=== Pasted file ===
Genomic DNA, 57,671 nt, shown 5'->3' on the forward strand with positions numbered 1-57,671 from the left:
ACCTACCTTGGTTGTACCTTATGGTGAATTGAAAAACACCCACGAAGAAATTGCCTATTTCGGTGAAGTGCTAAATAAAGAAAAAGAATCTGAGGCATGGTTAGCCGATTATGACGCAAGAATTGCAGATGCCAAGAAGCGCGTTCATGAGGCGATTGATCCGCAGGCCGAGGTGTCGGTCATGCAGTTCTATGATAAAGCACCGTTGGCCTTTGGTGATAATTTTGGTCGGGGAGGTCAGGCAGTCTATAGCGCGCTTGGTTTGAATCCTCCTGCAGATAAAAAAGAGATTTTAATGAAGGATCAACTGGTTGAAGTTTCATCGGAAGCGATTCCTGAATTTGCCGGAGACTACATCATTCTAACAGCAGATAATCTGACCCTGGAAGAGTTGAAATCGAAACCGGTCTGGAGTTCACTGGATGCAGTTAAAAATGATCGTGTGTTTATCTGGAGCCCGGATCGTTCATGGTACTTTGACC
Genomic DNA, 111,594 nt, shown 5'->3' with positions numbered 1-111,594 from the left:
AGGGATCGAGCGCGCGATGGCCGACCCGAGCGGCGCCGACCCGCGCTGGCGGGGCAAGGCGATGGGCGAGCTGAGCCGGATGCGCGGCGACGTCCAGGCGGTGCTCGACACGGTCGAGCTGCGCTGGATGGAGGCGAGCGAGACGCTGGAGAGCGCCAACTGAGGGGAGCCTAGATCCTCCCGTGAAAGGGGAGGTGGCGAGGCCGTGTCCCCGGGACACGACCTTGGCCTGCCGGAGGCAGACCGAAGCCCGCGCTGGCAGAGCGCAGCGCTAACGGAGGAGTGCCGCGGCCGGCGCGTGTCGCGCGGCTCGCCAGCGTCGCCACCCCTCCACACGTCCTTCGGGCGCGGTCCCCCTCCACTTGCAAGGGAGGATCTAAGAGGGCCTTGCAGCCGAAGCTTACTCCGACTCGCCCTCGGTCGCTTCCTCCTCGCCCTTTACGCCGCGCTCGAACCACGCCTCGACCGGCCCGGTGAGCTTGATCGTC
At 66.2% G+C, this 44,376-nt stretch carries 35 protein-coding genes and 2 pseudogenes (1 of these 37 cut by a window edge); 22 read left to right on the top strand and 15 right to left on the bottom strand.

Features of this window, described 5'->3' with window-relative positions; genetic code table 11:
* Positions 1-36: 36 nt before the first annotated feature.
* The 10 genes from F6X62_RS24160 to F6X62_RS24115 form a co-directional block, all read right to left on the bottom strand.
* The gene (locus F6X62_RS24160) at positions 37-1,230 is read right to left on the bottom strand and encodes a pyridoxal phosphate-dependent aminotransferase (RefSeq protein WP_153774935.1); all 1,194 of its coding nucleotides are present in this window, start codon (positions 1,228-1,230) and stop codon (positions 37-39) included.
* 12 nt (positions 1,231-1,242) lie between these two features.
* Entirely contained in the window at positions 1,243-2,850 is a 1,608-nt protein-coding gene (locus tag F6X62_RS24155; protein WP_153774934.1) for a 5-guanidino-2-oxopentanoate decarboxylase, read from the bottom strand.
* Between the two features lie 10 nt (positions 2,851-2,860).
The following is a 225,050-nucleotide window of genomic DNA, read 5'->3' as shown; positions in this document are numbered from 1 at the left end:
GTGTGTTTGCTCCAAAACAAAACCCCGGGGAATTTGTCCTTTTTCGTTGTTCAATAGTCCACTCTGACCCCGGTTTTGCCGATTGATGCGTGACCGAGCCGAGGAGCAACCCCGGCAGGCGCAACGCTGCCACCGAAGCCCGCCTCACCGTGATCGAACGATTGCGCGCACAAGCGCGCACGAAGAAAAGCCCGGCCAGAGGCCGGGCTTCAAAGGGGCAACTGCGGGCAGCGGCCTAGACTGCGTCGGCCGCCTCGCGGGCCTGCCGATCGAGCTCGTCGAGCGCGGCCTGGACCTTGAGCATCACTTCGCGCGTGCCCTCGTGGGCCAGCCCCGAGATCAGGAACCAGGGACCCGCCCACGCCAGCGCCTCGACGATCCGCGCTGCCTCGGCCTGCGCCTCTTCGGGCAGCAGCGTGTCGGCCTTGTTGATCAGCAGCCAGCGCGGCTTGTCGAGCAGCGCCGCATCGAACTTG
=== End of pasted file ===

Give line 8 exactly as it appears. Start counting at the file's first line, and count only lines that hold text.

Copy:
* The 10 genes from F6X62_RS24160 to F6X62_RS24115 form a co-directional block, all read right to left on the bottom strand.